Searching for housing wasn’t the easiest thing since I started the process about three weeks before I left; places were going FAST!  I also wasn’t sure about which neighborhoods to look into, which places would be closest to my school, ones that would have access to the best transport lines, safety, etc. My best bet with such limited information was Sol- the center of Madrid because any apartment in Sol is close to everything.

Other good neighborhoods to stay in are: Lavapies, Latina, Malasana, Atocha, and Salamanca.

A tip that helped me when finding housing was using google maps to make sure I had a good route to school; this also helped me eliminate a few places that were a little too far. I went to Universidad Carlos III and was a little worried about how far I was from my campus but soon found out the distance was quite manageable. The train from Madrid Sol station to Getafe Central (where my school was located was about 25 minutes) and it’s about the same for Universidad Autónoma de Madrid and even less for Universidad Complutense de Madrid (UCM).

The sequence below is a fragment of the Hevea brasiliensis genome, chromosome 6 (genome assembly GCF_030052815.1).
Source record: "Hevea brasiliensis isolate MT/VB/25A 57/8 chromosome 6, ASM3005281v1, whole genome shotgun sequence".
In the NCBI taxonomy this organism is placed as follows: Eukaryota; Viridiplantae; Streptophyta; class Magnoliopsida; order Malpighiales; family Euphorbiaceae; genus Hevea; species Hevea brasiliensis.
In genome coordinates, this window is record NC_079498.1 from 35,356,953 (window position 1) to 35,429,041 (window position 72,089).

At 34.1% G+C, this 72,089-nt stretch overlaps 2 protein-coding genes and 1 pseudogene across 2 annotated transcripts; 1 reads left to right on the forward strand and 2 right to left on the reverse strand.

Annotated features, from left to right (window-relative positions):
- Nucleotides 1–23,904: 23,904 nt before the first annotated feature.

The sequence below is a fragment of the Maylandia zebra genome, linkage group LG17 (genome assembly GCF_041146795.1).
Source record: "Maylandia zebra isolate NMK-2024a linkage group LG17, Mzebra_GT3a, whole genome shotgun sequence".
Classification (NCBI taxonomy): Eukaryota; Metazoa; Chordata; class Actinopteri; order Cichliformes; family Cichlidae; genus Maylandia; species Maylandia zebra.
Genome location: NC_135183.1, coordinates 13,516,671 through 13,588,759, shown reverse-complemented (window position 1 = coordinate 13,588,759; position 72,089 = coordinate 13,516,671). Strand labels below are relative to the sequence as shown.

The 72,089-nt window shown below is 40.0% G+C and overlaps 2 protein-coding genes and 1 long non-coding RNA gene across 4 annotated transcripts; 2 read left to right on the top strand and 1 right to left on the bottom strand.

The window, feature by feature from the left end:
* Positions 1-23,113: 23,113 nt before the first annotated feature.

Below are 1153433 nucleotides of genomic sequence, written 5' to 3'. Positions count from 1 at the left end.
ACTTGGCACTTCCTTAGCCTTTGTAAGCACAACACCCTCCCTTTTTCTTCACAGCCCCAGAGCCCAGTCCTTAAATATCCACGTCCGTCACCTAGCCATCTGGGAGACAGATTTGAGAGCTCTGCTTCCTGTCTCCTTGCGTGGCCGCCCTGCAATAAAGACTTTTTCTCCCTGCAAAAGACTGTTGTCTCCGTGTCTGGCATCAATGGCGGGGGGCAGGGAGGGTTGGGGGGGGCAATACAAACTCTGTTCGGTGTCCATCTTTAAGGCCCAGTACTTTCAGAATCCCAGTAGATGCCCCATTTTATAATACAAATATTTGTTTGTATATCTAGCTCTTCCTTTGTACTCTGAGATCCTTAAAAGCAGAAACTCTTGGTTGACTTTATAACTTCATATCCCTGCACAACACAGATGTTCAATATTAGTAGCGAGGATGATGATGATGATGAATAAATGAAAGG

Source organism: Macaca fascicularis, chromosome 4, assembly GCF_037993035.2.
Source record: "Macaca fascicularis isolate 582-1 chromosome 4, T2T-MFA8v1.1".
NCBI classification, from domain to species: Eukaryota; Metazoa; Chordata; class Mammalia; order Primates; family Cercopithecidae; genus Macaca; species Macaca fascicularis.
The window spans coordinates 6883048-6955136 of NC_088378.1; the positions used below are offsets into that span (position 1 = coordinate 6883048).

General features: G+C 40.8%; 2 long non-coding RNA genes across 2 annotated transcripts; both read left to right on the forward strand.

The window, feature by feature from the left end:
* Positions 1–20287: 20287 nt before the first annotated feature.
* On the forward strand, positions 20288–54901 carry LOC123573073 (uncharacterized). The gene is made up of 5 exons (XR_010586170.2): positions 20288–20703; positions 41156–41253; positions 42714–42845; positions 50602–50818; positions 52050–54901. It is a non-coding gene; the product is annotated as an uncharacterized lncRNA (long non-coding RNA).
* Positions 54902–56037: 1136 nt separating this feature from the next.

I found housing through Spotahome which was super easy to use; it’s a little like the Airbnb site and allows you to pan over the map of a city and search using a couple of filters. There is a fee for booking through Spotahome but it was the easiest way for me to book housing out there. You can also book through Help Madrid directly; that’s the agency that owned the flat I stayed in, I just happened to use a third party agent (Spotahome) to book one of their flats. There are also other agencies like Uniplaces that you could use!

  • Moving around locally 

On my first day in Madrid, I used Uber to get to my apartment- you could use a taxi too. Madrid has one of the best transportation systems in Europe, it’s impressive and easy to use. When I settled in, I walked to the Publico Tarjeta office and got a transport card for about 10 Euros then had to top it up at the station for 20 Euros each month. You can use the card on the metro and all the local buses!

  • Phone stuff 

First, be careful and cautious at all times- Madrid streets are crowded and pickpockets are all around. I brought my cross-body bags with me which helped keep my phone and wallet safe. When it came to a phone network, I opted to use Vodafone- I went into a store in Sol, took a Spanish speaking friend with me (I don’t speak any Spanish and sometimes there were no English-speaking reps in-store) and got a phone card.  I just had to activate it and top it up every month using this link